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Everything is a Remix

With emergent technology and new consumer behaviors driving the marketplace, CIOs and other business leaders are recognizing the increasing need for innovation to support growth. Disruption has become a resonant buzz word, but is it possible to truly invent or innovate at all?

A popular Ted Talk given by filmmaker and author Kirby Ferguson offers a new perspective on the creativity that turns the wheels of business and society; Everything is a ‘remix.’ The argument is hard to refute; the creators in our society often achieve great success taking any number of ideas that already exist, and copying, transforming, and combining them to create something new. Especially today, with the internet playing a prominent role in everyday life, people are far more connected and collaborative, sharing ideas and concepts, leading to more rapid and volatile changes in trends and consumer responses as ‘new’ ideas arrive. As a side effect, this collaborate culture has all but eliminated the ability to invent anything that is, in itself, truly new.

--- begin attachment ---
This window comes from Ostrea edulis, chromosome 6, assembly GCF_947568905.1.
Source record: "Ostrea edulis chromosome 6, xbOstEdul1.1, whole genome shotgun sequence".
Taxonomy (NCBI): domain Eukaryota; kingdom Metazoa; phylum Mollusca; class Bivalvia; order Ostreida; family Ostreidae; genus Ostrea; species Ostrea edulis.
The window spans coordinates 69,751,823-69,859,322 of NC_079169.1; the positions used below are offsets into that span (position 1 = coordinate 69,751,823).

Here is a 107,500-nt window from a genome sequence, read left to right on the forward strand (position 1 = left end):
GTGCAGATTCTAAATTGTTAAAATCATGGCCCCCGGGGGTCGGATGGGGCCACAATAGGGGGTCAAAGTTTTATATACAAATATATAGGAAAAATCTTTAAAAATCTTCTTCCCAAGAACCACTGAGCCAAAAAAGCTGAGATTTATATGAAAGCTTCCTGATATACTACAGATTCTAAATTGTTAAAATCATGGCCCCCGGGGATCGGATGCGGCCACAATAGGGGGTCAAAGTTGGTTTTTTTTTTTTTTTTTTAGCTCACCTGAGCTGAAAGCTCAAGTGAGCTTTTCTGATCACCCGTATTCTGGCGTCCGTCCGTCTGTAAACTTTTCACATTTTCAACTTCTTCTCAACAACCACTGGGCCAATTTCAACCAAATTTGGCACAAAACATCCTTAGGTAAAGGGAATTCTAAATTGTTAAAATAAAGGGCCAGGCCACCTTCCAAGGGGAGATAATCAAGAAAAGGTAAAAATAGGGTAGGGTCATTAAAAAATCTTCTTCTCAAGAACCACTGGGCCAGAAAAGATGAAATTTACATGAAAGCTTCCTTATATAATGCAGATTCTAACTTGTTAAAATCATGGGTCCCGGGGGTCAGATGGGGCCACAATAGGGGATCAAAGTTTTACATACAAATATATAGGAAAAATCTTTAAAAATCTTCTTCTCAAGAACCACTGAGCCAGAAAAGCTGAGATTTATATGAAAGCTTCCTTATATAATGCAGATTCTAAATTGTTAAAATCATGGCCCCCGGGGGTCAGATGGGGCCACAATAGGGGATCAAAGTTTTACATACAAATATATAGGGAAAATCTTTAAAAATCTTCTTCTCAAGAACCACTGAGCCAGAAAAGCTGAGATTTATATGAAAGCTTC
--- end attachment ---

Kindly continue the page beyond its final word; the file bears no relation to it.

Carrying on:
Many products publically marketed as true innovations are, in reality, far from it. Take the hugely popular Apple iPad as an example; the concept of a tablet computer, in which the user interfaces directly with the display, had existed for decades prior to the iPad’s launch. Manufacturers like IBM and Hewlett-Packard had models available for nearly 10 years before the public fell in love with the sleek Apple device. The touch screen technology that wowed consumers on the tablet and its ‘disruptive’ precursor, the iPhone, was nothing new, but hadn’t ever been applied to consumer electronics before.

Objectively, the new products could have been dismissed as a rehash of a handful of old ideas that never caught on, but the push by Apple to believe in their product as a true innovation drove a very abrupt shift in the marketplace. The device was a hit, and suddenly, the market for not just the iPad, but other similar mobile devices exploded thanks largely to a perceived milestone of innovation.

Businesses taking a step back and looking at the big picture are sure to notice that product life cycles are shrinking and competition is growing as barriers to entry are mitigated by the opportunities available in our modern, connected, and technologically advanced world. Where do we go from here? The real requirement is to, like Apple, take an innovative approach to the process of innovation itself. It is essential to believe that, even if everything is a remix, true innovation is still possible and is still the lifeblood of the business world.

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